Brand Rx for Professional Services

Some things you don’t want to see at the doctor’s office:

  • An old, rusty exam table
  • A scary plastic apron hanging on the back of the door
  • A random cart left in the exam room with an old machine on it that looks like something they punished Randall McMurphy with in One Flew Over the Cuckoo’s Nest
  • Your doctor using his Palm Pilot to assist in your diagnosis

To be fair, I encountered the items on the above list at two different doctors’ offices recently. The kicker? Both are competent, smart physicians but they left around a bunch of warning signals that scared the bejezus out of me as a consumer. (Yikes! A PDA?!? I came to you because I couldn’t diagnose myself on the internet.)

The good news? All of these are simple things to correct because they are the kind of branding issues that the business world deals with every day. You wouldn’t want folding chairs in your waiting room, right? Make sure you check for potholes throughout your customer experience – especially if you provide a professional service and even more so if you’re in a mainstay industry that you think doesn’t require marketing (like medicine).

Case in point – I went and got my haircut at a new place a couple of weeks ago. After we were done, the stylist said, “We offer free touch-ups to all of our clients every two weeks so you should definitely stop back and take advantage of it. AND it’s free.” How crazy-fun is that? You bet I’m gonna come back in for a free touch up (I had to ask for a definition – it’s sides and back – basically, everything below the top of your head – between 4-5 week haircuts). And the chances are pretty good too that I’ll fall for setting a follow-up appointment (the non-free kind) after my touch-up.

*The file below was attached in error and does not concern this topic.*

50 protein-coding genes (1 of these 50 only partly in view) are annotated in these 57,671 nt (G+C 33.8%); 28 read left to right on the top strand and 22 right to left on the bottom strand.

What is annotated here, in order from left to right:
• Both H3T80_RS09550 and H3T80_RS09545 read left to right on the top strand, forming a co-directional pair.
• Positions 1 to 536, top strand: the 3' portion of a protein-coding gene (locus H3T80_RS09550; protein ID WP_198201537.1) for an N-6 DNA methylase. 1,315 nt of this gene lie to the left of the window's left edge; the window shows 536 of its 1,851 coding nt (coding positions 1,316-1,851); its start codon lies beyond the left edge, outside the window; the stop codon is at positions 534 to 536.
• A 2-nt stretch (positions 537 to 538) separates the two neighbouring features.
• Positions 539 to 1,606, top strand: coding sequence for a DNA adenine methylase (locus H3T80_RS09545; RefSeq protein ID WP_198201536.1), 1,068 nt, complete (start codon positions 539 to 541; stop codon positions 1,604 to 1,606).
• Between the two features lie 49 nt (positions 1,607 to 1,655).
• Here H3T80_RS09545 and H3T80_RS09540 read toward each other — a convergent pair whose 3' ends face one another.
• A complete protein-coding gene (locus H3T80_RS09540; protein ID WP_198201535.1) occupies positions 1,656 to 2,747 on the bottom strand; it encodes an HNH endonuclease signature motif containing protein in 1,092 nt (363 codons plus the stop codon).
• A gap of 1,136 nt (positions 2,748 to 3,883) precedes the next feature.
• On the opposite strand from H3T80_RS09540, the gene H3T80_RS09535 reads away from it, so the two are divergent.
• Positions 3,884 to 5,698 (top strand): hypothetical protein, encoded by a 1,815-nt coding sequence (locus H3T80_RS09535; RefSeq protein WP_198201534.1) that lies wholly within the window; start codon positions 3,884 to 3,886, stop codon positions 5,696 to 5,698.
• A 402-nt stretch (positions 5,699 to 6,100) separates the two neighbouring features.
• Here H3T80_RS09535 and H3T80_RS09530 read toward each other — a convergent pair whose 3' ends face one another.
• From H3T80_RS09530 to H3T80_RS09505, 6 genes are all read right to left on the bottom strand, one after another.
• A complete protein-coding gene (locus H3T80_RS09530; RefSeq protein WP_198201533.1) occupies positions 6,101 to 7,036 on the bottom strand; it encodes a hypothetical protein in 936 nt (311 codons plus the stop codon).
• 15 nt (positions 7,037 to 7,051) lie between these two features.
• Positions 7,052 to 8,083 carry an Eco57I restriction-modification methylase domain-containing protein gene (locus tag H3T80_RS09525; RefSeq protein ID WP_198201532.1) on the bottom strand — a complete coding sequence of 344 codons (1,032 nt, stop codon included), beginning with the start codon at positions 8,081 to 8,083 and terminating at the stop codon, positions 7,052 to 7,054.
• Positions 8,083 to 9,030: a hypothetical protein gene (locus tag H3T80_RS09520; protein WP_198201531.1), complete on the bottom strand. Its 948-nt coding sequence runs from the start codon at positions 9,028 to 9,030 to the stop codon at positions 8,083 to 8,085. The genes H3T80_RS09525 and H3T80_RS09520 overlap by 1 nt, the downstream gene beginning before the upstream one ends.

Branding isn’t just for soda and sports cars anymore. And there are other ways of building great brands beyond taking out Super Bowl Ads with a huge budget. Actually, the book I’m reading defined it best by saying a brand is “shorthand for a complex set of commercial attributes, emotions, and stories.” And there are lots of ways to tell stories about you and your business. Try adding a bit of extra care or zaniness into the experience of doing business with you. It can come in the form of a garbage man who always walks the cans back up to the house or a doctor who paints his exam rooms an interesting color and has free Wi-Fi.